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Productivity tips with Odin: A tool for making tools

September 16, 2021 in Games | 5 min. read

Odin, a Unity Verified Solutions Partner (VSP) offers a suite of products to improve productivity for your next project. With over 100 attributes to streamline workflow, Odin Inspector lets you enjoy the benefits of a powerful, customized, and user-friendly editor without writing any custom editor code. Meanwhile, the powerful and extensible Odin Serializer, alongside the Odin Validator, which scans your work for underlying issues, similarly serve to support your most ambitious endeavors. 

Want to make the most of Odin? Let’s take a look at five tips that can help save you time, maximize efficiency, and enhance your overall processes.

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Clean up cluttered inspectors with group attributes

Large scripts with many inspector variables can be difficult to keep track of – not to mention, visually unappealing. Groups in Odin exist to address this problem. By giving you the capacity to combine related properties and draw them in a variety of ways (think labeled boxes, drop-downs, and multipage tabs), groups keep your inspector neat and manageable.

But how do groups actually work? Through the association of attributes with the same name, you can combine them with relevant members. Check out the GIF below, as we enable and disable Odin to show some of the possible effects of group attributes:

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Write C# expressions directly within attributes

Many attributes let you include string parameters that conveniently reference members or contain C# expressions to be evaluated. This allows you to quickly inject basic logic into your inspector.

Attribute expressions, denoted by a string that starts with an ‘@’ symbol, are extremely flexible. They equip you to add custom logic and behavior to any of Odin's attributes, without the necessity of creating countless extra members. See just how simple the expressions are in the below example:

C# expressions

Use validation attributes to avoid introducing bugs

Mistakes often occur when individuals don’t know how a certain component works, which can lead them to accidentally set an invalid value, or neglect to assign an essential value altogether. In many cases, developers will try to solve this issue by manually writing a custom, user-friendly editor for configuration.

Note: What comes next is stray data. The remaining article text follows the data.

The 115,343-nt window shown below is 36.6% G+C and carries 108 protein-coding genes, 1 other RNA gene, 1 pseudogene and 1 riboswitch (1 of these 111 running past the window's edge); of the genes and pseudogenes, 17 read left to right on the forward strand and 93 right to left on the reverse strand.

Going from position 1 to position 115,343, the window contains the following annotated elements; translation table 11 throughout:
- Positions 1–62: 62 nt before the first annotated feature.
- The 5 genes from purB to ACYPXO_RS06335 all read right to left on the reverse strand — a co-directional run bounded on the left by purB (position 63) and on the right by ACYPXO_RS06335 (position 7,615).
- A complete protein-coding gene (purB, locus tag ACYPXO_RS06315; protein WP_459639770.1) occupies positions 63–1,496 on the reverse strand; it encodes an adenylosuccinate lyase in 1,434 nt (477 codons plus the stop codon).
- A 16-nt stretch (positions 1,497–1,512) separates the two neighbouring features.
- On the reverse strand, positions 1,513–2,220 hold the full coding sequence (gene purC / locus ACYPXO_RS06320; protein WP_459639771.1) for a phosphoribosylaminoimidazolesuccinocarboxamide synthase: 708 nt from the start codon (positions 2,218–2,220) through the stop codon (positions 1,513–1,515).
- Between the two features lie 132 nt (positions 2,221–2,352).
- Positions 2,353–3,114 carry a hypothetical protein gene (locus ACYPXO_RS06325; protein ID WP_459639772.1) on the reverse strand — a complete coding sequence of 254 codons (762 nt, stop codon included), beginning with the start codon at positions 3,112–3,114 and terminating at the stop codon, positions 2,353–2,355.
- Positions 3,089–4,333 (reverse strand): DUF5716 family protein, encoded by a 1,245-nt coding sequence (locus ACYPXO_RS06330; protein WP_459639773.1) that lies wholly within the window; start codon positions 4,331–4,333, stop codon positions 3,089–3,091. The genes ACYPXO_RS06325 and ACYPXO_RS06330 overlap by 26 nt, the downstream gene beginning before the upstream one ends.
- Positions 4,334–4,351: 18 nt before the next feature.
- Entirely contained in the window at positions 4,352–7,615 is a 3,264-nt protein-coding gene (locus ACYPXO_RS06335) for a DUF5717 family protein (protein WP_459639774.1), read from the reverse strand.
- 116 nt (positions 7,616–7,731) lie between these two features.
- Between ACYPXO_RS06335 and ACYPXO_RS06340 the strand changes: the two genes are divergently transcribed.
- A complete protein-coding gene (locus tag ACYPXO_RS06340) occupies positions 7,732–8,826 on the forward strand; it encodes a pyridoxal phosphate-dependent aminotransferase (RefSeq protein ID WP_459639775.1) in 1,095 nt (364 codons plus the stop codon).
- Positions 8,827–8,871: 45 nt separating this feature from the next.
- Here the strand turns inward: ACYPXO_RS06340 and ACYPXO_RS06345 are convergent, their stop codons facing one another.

With many attributes to support developers in their aims, Odin is prepared to deliver. The following GIF demonstrates a few common attributes such as ChildGameObjectsOnly, ValidateInput, and Required:

Validation attributes to avoid introducing bugs

You can even introduce custom global validation rules to your project that Odin Inspector will pick up.

What really brings all of these features together is the Odin Validator add-on. This add-on prompts you to scan your project and provides warnings for any outstanding errors. So, let’s say you introduced a new (unexpectedly erroneous) requirement to an asset in thousands of places within your project; Odin Validator will help you detect, flag, and rectify this issue.

Build custom Unity Editor Windows using attributes

Please note that there are two types of Odin classes to inherit from: OdinEditorWindow and OdinMenuEditorWindow. In this section, we focus on OdinEditorWindow. 

Whether you’d like to access an overview of your project, handle large sets of data, or create custom tools, editor windows go a long way to ease and streamline your project’s production workflow.

More specifically, OdinEditorWindow allows you to inherit from a single class and access the Odin drawing system in its entirety. By inheriting from OdinEditorWindow rather than EditorWindow, you can effectively render fields, properties, and methods without writing any custom Editor GUI code. The below GIF shows just how straightforward this process can be:

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Inherit from SerializedScriptableObject to serialize polymorphic data structures

It’s no secret that Unity prioritizes simple and efficient serialization. However, there are unique cases where making use of more complex data structures and features, such as dictionaries, inheritance, and delegates, is recommended – or even required. 

Odin Serializer brings out-of-the-box support for saving and rendering to the inspector, so you can take on these intricate elements. In fact, you can utilize recent subsets of polymorphic (inheritance) serialization capabilities within the inspector thanks to [SerializeReference]. The following example highlights just some of the serialization and inspector capabilities:

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Odin has the right tools to help increase your productivity and improve workflow for just about any project. We hope that you’ll find these suggestions helpful in your own endeavors and stay tuned for exciting new features, including a major Validator update coming later this year.

To get started with Odin, download a personal license from the Unity Asset Store. If your project requires an enterprise solution, you can learn more here. For additional tips, check out the Odin YouTube channel.

September 16, 2021 in Games | 5 min. read
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